All endorsements must be “clear and conspicuous.” This means making any endorsement that’s an ad (AKA one you paid for in money or products) must be disclosed in a super obvious way that’s easy to understand. There’s no gray area here. The FTC wants the differences between ads and unpaid posts to be black and white. 

One of the easiest ways to add these disclosures is by using hashtags. These can include: #ad, #sponsored, #XYZ_Ambassador, and #XYZ_Partner.  The FTC recommends getting specific and clear with your hashtags. Using underscores like those in the list above helps make hashtag disclosures easy to read and immediately understandable. 

It’s not recommended to add “ad” at the end of a longer hashtag because the word is so short and not distinct enough to be immediately understood. If you’re going to use #ad, keep it just that simple. Basically, don’t try to pull a fast one or bury the disclosure. 

For example, it would be better to have #XYZ_Partner or #ad rather than #XYZad.


The June 2023 FTC guideline updates really cracked down on reviews. If you’re offering free products in exchange for reviews, you have to make it clear that reviews can be either positive or negative. Essentially, you can’t bribe customers or influencers to leave positive reviews with free products. If you are offering incentives for writing reviews, you have to make that super clear.

Also of note, employers are responsible for any reviews employees leave on their products. And fake negative reviews about competitors are considered a deceptive practice and also not allowed.

Basically, don’t tamper with reviews. You cannot delete or hide negative reviews or only post positive ones. You also can’t use reviews created by bots (or any fake entities) or written by those who have never used the product.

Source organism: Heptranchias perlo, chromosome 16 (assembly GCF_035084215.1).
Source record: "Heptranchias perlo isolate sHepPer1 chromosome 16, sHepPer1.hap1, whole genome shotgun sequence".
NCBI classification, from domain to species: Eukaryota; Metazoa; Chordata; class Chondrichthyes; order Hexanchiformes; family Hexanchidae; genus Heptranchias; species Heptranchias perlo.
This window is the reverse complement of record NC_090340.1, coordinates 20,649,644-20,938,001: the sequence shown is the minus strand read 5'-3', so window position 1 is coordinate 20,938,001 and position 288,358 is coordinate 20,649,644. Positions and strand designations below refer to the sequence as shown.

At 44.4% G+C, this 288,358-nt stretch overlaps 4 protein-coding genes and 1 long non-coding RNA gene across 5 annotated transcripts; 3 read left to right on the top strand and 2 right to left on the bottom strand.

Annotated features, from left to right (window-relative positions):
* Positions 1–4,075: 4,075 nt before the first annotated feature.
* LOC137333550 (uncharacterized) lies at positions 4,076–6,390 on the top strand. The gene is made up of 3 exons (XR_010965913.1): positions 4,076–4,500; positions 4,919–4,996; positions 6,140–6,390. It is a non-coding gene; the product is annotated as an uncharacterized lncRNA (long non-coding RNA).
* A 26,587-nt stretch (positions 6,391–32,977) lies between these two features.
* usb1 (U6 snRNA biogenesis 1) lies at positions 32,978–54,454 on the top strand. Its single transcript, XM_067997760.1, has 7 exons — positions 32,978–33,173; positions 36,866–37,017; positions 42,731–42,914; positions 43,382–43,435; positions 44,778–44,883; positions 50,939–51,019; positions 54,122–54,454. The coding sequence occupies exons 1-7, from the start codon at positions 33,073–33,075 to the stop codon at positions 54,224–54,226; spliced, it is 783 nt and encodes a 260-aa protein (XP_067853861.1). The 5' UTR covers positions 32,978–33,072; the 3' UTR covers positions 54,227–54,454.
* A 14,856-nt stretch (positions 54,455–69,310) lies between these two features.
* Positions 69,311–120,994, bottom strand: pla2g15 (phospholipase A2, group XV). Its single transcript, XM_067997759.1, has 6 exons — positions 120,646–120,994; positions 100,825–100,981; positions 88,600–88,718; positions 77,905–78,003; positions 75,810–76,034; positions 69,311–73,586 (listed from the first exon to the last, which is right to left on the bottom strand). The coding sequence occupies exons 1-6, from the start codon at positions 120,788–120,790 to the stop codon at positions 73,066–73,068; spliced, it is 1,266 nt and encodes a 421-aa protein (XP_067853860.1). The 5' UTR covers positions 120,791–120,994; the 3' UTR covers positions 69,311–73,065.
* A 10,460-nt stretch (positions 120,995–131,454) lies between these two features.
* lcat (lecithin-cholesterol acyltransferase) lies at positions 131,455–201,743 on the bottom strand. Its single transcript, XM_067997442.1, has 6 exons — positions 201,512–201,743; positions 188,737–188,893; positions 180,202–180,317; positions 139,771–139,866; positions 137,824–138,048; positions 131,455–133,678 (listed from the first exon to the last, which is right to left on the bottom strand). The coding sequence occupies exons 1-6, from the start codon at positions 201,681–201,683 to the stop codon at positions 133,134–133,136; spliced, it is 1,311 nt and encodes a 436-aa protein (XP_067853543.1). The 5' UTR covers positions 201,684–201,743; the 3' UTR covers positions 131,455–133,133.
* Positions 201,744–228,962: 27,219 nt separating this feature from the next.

The FTC is looking into creating fines specifically for fake reviews (including AI-created ones), so be on the lookout for those rollouts in the future. 


On the note of not tampering with reviews or dogging on your competitors, you must legally play fair. In the United States, social media laws include fair advertising. It’s like the golden rule of advertising. Treat other brands the way you’d like to be treated. 

Be truthful and honest in your claims. Both in reference to your own offerings and your competitors. If you play dirty, you’ll pay for it. Don’t lie or embellish. And don’t use other people’s logos or products to advertise your own products. This means no unsubstantiated claims and no falsely persuading customers.


For all the confusion and bewilderment, copyright is actually a pretty simple concept: If you created it, you own it — until and unless you enter an agreement that says otherwise.

For brands, it means influencers own the UGC they create if brands do not include clauses in influencer contracts that clearly identify the content as work made for hire.